10 FACTS ABOUT BROWN BEARS

We’ve just launched a new campaign to help rescue and protect brown bear cubs so they can be returned to the wild. Here’s 10 facts you need to know about these fascinating creatures and the threats they are facing.

  • There are an estimated 200,000 brown bears living in the wild, about 100,000 of which are found in Russia
  • Brown bears are found in northern Europe, Asia and North America. They live in habitats as diverse as Arctic shrubland, temperate forests, alpine meadows and coastal areas
  • Subspecies of brown bear include grizzly bears, also known as the North American brown bear
  • Brown bears are classified as Least Concern by the International Union for the Conservation of Nature 
  • Despite this, they face many threats in the wild, including logging and deforestation, conflict with humans, illegal hunting for bear trophies, and accidentally being caught up in the legal hunting of other wild animals
  • Brown bears don’t fully hibernate, but do go into a deep winter sleep for five to six months from October/November in a den, sometimes going for more than 100 days without eating. They can lose up to 40% of their body weight during this time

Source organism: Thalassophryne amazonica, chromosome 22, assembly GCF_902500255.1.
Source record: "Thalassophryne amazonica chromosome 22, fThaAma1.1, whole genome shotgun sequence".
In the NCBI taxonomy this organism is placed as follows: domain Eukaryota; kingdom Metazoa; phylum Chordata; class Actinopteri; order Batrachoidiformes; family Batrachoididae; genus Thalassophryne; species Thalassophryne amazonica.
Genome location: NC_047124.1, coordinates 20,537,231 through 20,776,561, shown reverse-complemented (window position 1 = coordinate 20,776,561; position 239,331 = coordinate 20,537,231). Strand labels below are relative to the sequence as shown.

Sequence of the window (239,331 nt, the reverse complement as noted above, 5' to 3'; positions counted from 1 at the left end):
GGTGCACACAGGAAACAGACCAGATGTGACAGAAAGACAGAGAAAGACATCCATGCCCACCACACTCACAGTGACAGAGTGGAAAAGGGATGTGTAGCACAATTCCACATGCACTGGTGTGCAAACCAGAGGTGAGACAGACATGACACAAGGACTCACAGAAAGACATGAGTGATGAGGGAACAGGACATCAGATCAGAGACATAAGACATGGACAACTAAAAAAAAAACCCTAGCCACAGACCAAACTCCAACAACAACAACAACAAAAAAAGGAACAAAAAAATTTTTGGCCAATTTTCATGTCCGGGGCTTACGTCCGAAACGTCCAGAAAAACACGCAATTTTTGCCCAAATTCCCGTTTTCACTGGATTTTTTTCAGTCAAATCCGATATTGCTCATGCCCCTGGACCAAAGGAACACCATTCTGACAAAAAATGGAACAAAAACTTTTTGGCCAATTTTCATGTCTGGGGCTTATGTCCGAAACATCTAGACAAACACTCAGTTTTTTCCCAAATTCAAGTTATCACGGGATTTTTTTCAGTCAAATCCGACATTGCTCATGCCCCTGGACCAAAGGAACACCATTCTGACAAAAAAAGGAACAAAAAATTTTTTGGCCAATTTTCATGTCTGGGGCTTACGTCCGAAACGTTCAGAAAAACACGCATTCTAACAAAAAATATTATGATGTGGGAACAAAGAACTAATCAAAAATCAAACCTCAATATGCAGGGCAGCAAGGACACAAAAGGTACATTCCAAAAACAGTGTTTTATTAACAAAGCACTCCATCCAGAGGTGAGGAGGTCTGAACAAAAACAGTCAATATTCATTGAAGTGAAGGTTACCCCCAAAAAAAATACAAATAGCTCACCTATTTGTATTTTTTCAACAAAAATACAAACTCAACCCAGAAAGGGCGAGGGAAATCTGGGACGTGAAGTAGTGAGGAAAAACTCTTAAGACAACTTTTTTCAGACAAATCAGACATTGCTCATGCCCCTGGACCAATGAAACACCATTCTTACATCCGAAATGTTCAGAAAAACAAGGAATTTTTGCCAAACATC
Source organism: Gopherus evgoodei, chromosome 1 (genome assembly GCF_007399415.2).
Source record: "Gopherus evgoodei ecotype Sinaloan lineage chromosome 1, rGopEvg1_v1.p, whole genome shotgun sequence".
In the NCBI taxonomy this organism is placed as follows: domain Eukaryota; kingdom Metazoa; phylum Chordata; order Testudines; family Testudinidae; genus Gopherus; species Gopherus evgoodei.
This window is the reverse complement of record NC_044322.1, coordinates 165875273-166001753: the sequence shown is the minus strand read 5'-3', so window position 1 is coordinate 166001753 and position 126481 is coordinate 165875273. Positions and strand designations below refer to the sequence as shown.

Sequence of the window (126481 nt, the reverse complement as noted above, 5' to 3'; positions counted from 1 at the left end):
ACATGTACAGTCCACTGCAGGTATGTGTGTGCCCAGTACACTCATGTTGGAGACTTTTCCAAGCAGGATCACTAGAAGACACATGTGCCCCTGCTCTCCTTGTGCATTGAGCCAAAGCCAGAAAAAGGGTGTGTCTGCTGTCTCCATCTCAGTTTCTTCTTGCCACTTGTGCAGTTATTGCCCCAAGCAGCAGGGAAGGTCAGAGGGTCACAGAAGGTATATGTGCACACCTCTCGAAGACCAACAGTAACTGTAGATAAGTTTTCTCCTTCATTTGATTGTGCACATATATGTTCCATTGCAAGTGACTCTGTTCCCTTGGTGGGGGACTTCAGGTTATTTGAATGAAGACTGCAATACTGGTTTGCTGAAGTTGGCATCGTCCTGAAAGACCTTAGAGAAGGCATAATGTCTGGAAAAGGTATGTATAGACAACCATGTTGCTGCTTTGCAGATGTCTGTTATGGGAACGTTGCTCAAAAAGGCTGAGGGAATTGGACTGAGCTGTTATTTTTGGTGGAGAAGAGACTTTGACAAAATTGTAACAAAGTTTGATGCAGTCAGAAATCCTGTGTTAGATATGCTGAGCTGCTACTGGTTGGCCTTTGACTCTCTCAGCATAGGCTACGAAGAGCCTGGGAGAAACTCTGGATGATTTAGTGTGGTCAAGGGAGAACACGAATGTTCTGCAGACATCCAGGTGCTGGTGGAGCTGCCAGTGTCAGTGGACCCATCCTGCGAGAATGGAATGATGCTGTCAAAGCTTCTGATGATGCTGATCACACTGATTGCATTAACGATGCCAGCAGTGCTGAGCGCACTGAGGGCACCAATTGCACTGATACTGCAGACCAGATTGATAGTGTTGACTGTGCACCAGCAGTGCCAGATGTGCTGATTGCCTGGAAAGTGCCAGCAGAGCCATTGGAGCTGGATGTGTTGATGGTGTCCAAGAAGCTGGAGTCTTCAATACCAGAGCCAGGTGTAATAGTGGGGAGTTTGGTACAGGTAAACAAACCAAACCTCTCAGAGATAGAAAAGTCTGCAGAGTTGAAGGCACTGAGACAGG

• Tragically, if a bear feels it is in danger, s/he may leave their den and not return, even if there are young cubs in the den. At such a young age, bear cubs cannot survive on their own, so the only way to try and save them is through human intervention
  • Born Free supports the Orphan Bear Rescue Centre (OBRC) in Russia, which rescues, rehabilitates and prepares orphan brown bear cubs for release back to the wild when they are ready
  • OBRC’s work involves bottle-feeding, weaning, veterinary care and encouraging the  bear cubs to learn the skills they need to survive in the wild, such as foraging
  • To date, OBRC has returned more than 250 brown bear cubs to the wild. It cared for 18 bears in 2020.

Over the next two months, our new campaign Raising Cubs will examine all these facts in further detail. Follow us on Instagram, Twitter and Facebook, or keep an eye on our website for updates.

MORE FACTS ON BROWN BEARS

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